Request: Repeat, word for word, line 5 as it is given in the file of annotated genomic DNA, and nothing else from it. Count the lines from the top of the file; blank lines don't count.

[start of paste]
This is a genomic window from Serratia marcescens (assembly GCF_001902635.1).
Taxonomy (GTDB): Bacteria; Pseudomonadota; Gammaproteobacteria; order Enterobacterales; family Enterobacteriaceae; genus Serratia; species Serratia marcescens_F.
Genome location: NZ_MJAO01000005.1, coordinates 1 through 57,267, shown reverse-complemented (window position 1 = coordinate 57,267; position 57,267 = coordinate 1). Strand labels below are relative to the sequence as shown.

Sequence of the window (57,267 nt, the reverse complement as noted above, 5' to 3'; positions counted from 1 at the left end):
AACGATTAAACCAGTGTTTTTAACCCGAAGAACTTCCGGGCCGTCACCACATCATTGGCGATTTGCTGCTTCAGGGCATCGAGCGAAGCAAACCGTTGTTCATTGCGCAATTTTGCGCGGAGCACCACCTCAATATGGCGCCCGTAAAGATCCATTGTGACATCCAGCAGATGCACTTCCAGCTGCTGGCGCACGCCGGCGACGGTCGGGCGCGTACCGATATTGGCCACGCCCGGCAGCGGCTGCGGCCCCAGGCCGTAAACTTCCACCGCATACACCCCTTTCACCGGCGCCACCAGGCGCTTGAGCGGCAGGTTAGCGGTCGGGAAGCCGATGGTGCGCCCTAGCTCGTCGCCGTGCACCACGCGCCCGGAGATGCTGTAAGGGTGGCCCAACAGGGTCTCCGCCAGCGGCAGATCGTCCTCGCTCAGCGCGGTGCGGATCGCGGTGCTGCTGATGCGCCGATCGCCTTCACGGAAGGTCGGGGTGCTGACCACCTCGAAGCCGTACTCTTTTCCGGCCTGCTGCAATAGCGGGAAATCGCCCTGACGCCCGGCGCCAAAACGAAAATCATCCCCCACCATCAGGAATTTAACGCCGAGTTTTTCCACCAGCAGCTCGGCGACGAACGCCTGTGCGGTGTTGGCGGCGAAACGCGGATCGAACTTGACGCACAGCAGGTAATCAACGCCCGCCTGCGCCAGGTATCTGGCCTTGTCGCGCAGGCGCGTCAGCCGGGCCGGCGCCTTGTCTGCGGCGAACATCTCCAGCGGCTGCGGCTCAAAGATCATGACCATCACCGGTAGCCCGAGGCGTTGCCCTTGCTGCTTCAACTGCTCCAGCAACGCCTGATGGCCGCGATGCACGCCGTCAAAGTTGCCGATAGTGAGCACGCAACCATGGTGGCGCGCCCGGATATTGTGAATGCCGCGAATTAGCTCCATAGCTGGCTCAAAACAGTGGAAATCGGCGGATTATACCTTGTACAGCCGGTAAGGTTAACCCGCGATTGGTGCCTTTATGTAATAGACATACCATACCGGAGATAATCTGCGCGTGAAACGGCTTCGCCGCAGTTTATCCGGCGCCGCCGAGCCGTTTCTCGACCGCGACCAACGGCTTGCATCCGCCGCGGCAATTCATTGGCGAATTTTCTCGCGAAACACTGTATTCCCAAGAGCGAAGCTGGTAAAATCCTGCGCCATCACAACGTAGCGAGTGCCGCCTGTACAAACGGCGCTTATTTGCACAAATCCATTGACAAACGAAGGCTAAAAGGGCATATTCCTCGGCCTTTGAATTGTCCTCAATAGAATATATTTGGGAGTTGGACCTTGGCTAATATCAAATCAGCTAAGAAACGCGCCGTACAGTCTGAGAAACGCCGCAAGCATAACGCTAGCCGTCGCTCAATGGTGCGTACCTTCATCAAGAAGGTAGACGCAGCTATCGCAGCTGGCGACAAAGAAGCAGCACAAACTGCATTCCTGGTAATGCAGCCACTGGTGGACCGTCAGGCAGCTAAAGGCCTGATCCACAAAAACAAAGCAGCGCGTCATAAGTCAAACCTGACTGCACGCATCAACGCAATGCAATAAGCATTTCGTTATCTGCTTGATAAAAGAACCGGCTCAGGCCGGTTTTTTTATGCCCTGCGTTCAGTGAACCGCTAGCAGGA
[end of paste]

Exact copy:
AACGATTAAACCAGTGTTTTTAACCCGAAGAACTTCCGGGCCGTCACCACATCATTGGCGATTTGCTGCTTCAGGGCATCGAGCGAAGCAAACCGTTGTTCATTGCGCAATTTTGCGCGGAGCACCACCTCAATATGGCGCCCGTAAAGATCCATTGTGACATCCAGCAGATGCACTTCCAGCTGCTGGCGCACGCCGGCGACGGTCGGGCGCGTACCGATATTGGCCACGCCCGGCAGCGGCTGCGGCCCCAGGCCGTAAACTTCCACCGCATACACCCCTTTCACCGGCGCCACCAGGCGCTTGAGCGGCAGGTTAGCGGTCGGGAAGCCGATGGTGCGCCCTAGCTCGTCGCCGTGCACCACGCGCCCGGAGATGCTGTAAGGGTGGCCCAACAGGGTCTCCGCCAGCGGCAGATCGTCCTCGCTCAGCGCGGTGCGGATCGCGGTGCTGCTGATGCGCCGATCGCCTTCACGGAAGGTCGGGGTGCTGACCACCTCGAAGCCGTACTCTTTTCCGGCCTGCTGCAATAGCGGGAAATCGCCCTGACGCCCGGCGCCAAAACGAAAATCATCCCCCACCATCAGGAATTTAACGCCGAGTTTTTCCACCAGCAGCTCGGCGACGAACGCCTGTGCGGTGTTGGCGGCGAAACGCGGATCGAACTTGACGCACAGCAGGTAATCAACGCCCGCCTGCGCCAGGTATCTGGCCTTGTCGCGCAGGCGCGTCAGCCGGGCCGGCGCCTTGTCTGCGGCGAACATCTCCAGCGGCTGCGGCTCAAAGATCATGACCATCACCGGTAGCCCGAGGCGTTGCCCTTGCTGCTTCAACTGCTCCAGCAACGCCTGATGGCCGCGATGCACGCCGTCAAAGTTGCCGATAGTGAGCACGCAACCATGGTGGCGCGCCCGGATATTGTGAATGCCGCGAATTAGCTCCATAGCTGGCTCAAAACAGTGGAAATCGGCGGATTATACCTTGTACAGCCGGTAAGGTTAACCCGCGATTGGTGCCTTTATGTAATAGACATACCATACCGGAGATAATCTGCGCGTGAAACGGCTTCGCCGCAGTTTATCCGGCGCCGCCGAGCCGTTTCTCGACCGCGACCAACGGCTTGCATCCGCCGCGGCAATTCATTGGCGAATTTTCTCGCGAAACACTGTATTCCCAAGAGCGAAGCTGGTAAAATCCTGCGCCATCACAACGTAGCGAGTGCCGCCTGTACAAACGGCGCTTATTTGCACAAATCCATTGACAAACGAAGGCTAAAAGGGCATATTCCTCGGCCTTTGAATTGTCCTCAATAGAATATATTTGGGAGTTGGACCTTGGCTAATATCAAATCAGCTAAGAAACGCGCCGTACAGTCTGAGAAACGCCGCAAGCATAACGCTAGCCGTCGCTCAATGGTGCGTACCTTCATCAAGAAGGTAGACGCAGCTATCGCAGCTGGCGACAAAGAAGCAGCACAAACTGCATTCCTGGTAATGCAGCCACTGGTGGACCGTCAGGCAGCTAAAGGCCTGATCCACAAAAACAAAGCAGCGCGTCATAAGTCAAACCTGACTGCACGCATCAACGCAATGCAATAAGCATTTCGTTATCTGCTTGATAAAAGAACCGGCTCAGGCCGGTTTTTTTATGCCCTGCGTTCAGTGAACCGCTAGCAGGA